For our money (about $115), the blanc de blancs is the most elegant of BDR’s non-vintage champagnes and the perfect wine for the winter holidays. It is crafted entirely from chardonnay grown in the signature Champagne crus of Avize, Cramant, Mesnil-sur-Oger, Oger, and Vertus. It is a little paler than the brut, slightly more acidic, and infinitely more sophisticated. Although it has a citrus-like freshness, some of the flavor notes include raw almonds and white peaches. The bubble profile can only be called creamy. It’s great by itself, but we think it’s the perfect pairing with a fresh raspberry tart (as shown above), since the bubbles cut through the unctuousness of the butter crust and pastry cream, while the acidity and mineral notes accentuate the flavor of the raspberries.

31

12 2015

Whimsical cake beets all

Culinary students at Hawaii Food & Wine Festival
Of all the culinary students assisting guest chefs at the Chopstix & Cocktails event of the Hawaii Food & Wine Festival, those assigned to Bill Corbett certainly seemed to be having the most fun sampling dishes from the different tables (above).

The whimsy wasn’t lost on guest chef Corbett himself. Named one of the Top 10 Pastry Chefs in America by Dessert Professional Magazine in 2013, Corbett is currently executive pastry chef for the Absinthe Group of restaurants in San Francisco. He turned a savory dish into a sweet by creating a Beet Cake with Fromage Blanc Frosting.

“It’s kind of a joke,” he told me. “At one time everyone in the Bay Area had the same beet salad on the menu: beets, goat cheese, walnuts, maybe fennel or citrus. So I figured why shouldn’t the same thing be on the dessert menu.”

Cut into small squares, Corbett’s cake was better suited to fingers than chopsticks. With its rich red color, it would be a good addition to a holiday dinner. Note that the cake can be made ahead and frozen, which will help cut down on last-minute party preparations. Instead of fromage blanc, Corbett used a local goat cheese produced by Big Island Goat Dairy.

BEET CAKE WITH FROMAGE BLANC FROSTING


Makes 4 dozen squares beet cake at Hawaii Food & Wine Festival

Chef Corbett notes that soft goat cheese works well as a substitute for fromage blanc, which can be harder to find.

For the cake
2 large eggs
2 3/4 cups sugar
1 1/4 cups olive oil
1 tablespoon vanilla extract
2 1/4 cups cake flour
1/2 tablespoon baking soda
1 teaspoon salt
2 1/4 cups beets, grated and squeezed of excess liquid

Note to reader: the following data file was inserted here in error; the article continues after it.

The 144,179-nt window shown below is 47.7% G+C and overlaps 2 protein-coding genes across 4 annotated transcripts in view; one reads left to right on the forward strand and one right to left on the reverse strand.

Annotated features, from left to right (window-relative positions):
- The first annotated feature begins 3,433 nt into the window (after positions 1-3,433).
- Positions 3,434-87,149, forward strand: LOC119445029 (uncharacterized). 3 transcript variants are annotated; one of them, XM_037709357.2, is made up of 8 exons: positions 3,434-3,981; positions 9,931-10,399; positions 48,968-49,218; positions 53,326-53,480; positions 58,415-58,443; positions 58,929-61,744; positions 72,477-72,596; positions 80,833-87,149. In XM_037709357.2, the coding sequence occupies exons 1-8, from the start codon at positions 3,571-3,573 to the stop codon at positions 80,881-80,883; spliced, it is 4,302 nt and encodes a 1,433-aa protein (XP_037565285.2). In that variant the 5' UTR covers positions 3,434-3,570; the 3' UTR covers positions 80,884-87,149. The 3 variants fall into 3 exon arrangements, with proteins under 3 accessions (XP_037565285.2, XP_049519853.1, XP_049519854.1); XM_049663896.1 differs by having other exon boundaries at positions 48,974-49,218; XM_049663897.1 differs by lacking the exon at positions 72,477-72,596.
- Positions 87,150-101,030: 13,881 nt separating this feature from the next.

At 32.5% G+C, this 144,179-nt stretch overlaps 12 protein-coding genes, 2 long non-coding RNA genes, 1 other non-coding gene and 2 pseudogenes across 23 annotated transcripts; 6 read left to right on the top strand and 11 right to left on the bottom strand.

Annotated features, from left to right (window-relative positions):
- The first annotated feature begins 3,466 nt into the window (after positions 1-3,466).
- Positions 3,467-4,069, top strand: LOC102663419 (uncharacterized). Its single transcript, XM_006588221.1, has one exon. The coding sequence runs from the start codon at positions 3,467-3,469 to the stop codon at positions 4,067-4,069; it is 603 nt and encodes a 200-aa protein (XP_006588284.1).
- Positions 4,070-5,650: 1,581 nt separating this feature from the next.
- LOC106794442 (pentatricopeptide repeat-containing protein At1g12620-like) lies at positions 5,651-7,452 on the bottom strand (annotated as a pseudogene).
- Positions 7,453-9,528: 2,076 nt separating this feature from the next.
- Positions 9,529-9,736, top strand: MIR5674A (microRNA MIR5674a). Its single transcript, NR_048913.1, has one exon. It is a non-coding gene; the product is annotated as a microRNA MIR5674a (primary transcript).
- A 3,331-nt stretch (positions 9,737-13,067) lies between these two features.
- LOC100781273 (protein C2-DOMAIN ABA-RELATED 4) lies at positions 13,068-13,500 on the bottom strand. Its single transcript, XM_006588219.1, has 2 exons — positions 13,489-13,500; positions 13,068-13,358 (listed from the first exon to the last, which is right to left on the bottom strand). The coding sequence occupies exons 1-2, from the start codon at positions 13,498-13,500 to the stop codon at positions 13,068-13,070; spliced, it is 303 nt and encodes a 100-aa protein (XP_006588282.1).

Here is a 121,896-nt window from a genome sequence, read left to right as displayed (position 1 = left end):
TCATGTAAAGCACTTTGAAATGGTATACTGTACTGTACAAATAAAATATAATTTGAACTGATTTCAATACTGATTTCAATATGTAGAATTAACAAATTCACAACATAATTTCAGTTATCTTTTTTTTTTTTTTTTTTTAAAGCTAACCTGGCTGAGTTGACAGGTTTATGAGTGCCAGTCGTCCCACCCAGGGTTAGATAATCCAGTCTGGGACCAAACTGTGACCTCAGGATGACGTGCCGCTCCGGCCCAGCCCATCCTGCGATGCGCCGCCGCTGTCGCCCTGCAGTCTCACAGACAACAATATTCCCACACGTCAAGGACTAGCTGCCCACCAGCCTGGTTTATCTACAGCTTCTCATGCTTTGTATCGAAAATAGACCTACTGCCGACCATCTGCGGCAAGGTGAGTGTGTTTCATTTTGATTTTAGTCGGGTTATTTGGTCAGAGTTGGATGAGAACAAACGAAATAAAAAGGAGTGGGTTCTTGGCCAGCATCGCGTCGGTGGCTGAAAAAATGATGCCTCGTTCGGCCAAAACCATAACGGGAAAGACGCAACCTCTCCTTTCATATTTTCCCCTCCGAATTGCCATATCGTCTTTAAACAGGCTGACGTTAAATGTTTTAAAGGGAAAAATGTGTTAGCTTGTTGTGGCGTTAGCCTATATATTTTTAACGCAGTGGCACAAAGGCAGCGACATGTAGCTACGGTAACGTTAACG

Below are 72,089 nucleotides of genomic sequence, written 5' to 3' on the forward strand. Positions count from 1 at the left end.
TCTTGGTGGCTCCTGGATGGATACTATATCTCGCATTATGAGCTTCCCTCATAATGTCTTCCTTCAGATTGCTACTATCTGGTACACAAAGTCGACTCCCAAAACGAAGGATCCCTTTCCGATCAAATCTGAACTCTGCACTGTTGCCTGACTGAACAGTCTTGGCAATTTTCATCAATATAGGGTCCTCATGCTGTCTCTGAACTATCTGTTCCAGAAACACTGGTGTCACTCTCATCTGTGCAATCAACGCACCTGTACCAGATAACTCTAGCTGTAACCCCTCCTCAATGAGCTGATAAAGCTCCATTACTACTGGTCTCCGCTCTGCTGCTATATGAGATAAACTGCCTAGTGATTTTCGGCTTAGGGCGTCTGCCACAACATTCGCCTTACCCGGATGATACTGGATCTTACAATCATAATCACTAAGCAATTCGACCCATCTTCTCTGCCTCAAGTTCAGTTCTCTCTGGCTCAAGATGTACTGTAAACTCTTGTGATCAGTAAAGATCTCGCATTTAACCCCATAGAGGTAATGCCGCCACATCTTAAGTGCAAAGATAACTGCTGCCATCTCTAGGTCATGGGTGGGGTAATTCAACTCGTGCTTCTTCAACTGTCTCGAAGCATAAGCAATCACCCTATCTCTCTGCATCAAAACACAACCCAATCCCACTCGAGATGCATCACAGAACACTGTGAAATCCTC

Preheat oven to 325°F. In a stand mixer fitted with a whisk attachment, whip eggs and sugar on medium speed to full volume. Drizzle in oil and vanilla while continuing to whisk.

Sift all of the dry ingredients, then add in three stages to the egg mixture. Once emulsified, fold in the beets. Split cake batter between two 12×18 (half sheet) pans lined with parchment paper.

Bake until cake springs back to the touch and slightly pulls away from the sides (about 1 hour). When almost fully cooled, wrap and freeze.

For the frosting

1 cup cream cheese, room temperature
2 1/2 cups confectioner’s sugar
1 cup butter, soft
1 cup fromage blanc or goat cheese, room temperature
1 cup walnuts, toasted and chopped as garnish

In a mixer fitted with a paddle attachment, slowly mix cream cheese and half of the sugar until completely smooth. Add the butter and remaining sugar and continue mixing until smooth again. Pass fromage blanc through a wire strainer. (Goat cheese does not need straining.) Add fromage blanc or goat cheese to cream cheese/butter mixture and incorporate until smooth.

To assemble
Remove parchment from cakes while frozen. Cut each cake into two equally sized squares and place back in freezer.

Spread 1 1/2 cups of frosting evenly on each layer of cake, stacking as you go. Use an offset spatula dipped in hot water to smooth out each layer.

Spread a very thin layer of frosting on the cake to hold in crumbs and refrigerate until firm. Then frost the cake more thickly to finish and garnish with toasted walnuts. Cut cake into small squares with a clean knife dipped in hot water.

19

12 2015

Coles keeps faith by reinventing the classics

Bourbon ball cake at Coles in Lexington Lexingtonians have been heading to the brick building at the corner of East Main Street and South Ashland to dine for decades. The spot opened in 1938 as The Stirrup Cup, adding the iconic murals of English hunt scenes—complete with a blessing of the hounds—in 1949. A succession of restaurants have occupied the space, but none more felicitously than current occupant, Coles 735 Main (735 East Main St., Lexington; 859-266-9000; coles735main.com).

More than six decades after they were painted, those murals still lend a sense of occasion to the pretty dining room. And, as you might expect, executive chef Cole Arimes concocts a sophisticated mix of local and global tastes just right for a big night out. He might add truffle-infused lobster cream to a bowl of shrimp and grits (made, of course, with grits from Weisenberger Mill) or coat Scottish salmon with a bourbon-maple glaze and slowly smoke it to perfection.

Bourbon also features in the dessert that’s perfect for a candle in the middle and a round of “Happy Birthday.” In a witty play on the local popular bourbon ball candies, Arimes elevates the now-familiar flourless chocolate torte with bourbon-soaked pecans and then serves each slice with Woodford Reserve gelato and housemade caramel. Here is his recipe for the torte—as he reeled it off the top of his head. (We tested and tweaked it a little.)